For example, Sun Tzu advocates the exploitation of an enemy’s vulnerability, especially when the enemy believes that vulnerability is its strength. Applied to the international chess game being played out in 2017, consider how many American products are manufactured in Chinese factories by low-wage workers who undercut American labor. Now consider how many other countries, often under the protection of international trade agreements, are also undercutting American labor. While the American consumer might be thrilled at the low prices of goods coming into the United States, the American labor market suffers, thus causing dissatisfaction among a vital voting constituency.
This dissatisfaction, this unrest, plays into an enemy’s hands, particularly in a free society where elections determine government policy. A country waging an economic war that is savvy about its enemy population’s proclivities can tailor its policies to engender unrest in that population so as to propel the election of that country’s leaders who might be more easily manipulated. We saw this in the 2016 presidential election when Donald Trump ran, in part, against Chinese economic and currency policies while he and his own family were pursuing manufacturing their branded products in China and seeking trademark agreements with the Chinese government.
In the age of the worldwide internet, what seems like the free flow of information is also an open door policy for one country to insert its propaganda into the thinking and belief systems of its enemy. Do we consider Vladimir Putin’s Russia to be a friend to the United States? Are we really that naïve? Voting constituencies might have very legitimate reasons to support the politicians of their choice, but when those choices are based on the flow of absolutely false information inimical to the best interests of that population, it is an example of the success of asymmetric or unrestricted warfare, in essence, propaganda war. The Russians have been experts at this since the days of the czar, and since the experiments of Pavlov and his dogs have mastered the art of getting the responses they want from the stimuli they inject into their subjects’ thought patterns. In this past election cycle, it worked.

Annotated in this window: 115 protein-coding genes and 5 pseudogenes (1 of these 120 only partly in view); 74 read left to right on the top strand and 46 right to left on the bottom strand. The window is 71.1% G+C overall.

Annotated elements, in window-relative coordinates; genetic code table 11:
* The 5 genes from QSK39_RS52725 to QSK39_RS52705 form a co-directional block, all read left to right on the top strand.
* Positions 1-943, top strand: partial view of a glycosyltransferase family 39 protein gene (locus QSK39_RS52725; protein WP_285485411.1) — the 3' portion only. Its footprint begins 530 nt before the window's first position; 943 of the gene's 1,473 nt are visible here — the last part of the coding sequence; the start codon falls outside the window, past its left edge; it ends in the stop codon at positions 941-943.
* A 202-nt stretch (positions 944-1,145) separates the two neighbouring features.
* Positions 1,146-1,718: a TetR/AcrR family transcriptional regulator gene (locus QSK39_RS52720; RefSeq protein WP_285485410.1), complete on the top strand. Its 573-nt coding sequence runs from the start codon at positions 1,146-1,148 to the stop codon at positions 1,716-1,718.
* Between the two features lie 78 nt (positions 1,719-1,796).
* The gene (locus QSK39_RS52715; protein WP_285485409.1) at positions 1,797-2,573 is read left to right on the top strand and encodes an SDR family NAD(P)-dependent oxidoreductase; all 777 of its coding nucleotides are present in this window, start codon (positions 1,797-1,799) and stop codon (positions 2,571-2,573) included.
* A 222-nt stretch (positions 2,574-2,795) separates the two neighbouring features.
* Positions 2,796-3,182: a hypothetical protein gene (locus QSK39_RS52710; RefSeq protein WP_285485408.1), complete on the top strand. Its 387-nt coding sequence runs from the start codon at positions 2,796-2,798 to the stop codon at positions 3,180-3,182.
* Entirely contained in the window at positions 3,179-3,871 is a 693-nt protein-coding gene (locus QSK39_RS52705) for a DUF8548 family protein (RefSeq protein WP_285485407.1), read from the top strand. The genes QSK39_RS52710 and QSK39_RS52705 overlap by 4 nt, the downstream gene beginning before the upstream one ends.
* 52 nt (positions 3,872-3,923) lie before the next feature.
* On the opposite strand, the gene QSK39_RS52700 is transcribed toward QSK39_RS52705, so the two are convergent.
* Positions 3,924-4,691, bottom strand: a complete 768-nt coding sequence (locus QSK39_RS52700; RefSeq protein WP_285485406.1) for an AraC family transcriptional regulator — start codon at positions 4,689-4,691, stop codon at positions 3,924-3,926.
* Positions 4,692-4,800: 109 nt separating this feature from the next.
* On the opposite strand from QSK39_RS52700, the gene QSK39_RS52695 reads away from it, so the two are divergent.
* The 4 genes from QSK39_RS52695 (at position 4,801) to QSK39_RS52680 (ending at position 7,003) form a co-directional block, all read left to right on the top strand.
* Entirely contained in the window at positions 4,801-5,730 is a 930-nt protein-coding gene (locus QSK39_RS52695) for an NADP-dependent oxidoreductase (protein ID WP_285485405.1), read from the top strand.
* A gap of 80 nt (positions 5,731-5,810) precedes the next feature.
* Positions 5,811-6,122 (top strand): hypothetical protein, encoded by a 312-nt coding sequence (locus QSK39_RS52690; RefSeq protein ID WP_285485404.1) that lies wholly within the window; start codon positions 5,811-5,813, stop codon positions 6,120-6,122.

As you read the following pages, a manual for the military humbling of the United States through nonmilitary means that most Americans will not even realize, you should understand that this is not just a “what if,” but a reality. It is happening now even as North Korea’s Kim blusters about sending missiles towards Guam and Donald Trump responds by rattling his own saber in its scabbard. China, meanwhile, watches while its enemy is engaged with a tiny country that has the means to send nuclear tipped ICBMs to American cities. If North Korea attacks Guam or Pearl Harbor and the United States responds, who benefits? Not North Korea, not South Korea, not the United States. China benefits when U.S. Naval facilities on Guam or at Pearl Harbor are damaged so that the American presence in the Pacific is diminished to the point of incapacity.
Was this not the Japanese strategy at Pearl Harbor in 1941? To eliminate the threat of the U.S. Pacific Fleet so that America could not prosecute a war across the Pacific? It didn’t work, of course, but only because President Roosevelt, a canny tactician in his own right, had goaded the Japanese Imperial war party into an attack he knew was coming so as to get America into a war with the Axis powers and then let the Soviet Union bear the full brunt of the Nazi Wehrmacht while the Japanese, prevented from reaching the Southeast Asian oil fields, simply ran out of fuel at the end. China will not make that same mistake.
China learned to play the eighteenth- and nineteenth-century game of creating economic spheres of influence. Hence, it is establishing sources of raw materials, especially petroleum, lithium, and coal from countries where it is wielding its economic influence, as it is doing in mineral-rich Africa, an influence borne out of its luring manufacturing to its shores. Is it paying a price? Absolutely. Look at smog-enshrouded Beijing. But the Chinese communist government, playing a capitalist long game, knows that thinking in decades rather than four-year election cycles plays to its benefit.
Readers, therefore, should take this little manual as a dire warning. Complacency cripples. Hubris kills. And blindness without guidance usually leads one into the nearest wall if not hurtling down a flight of stairs. Thus, although this book was written almost twenty years ago, it should be regarded as the playbook for the destruction of not only the United States, but of western democracies in general.
Be afraid. Be very afraid. 🌳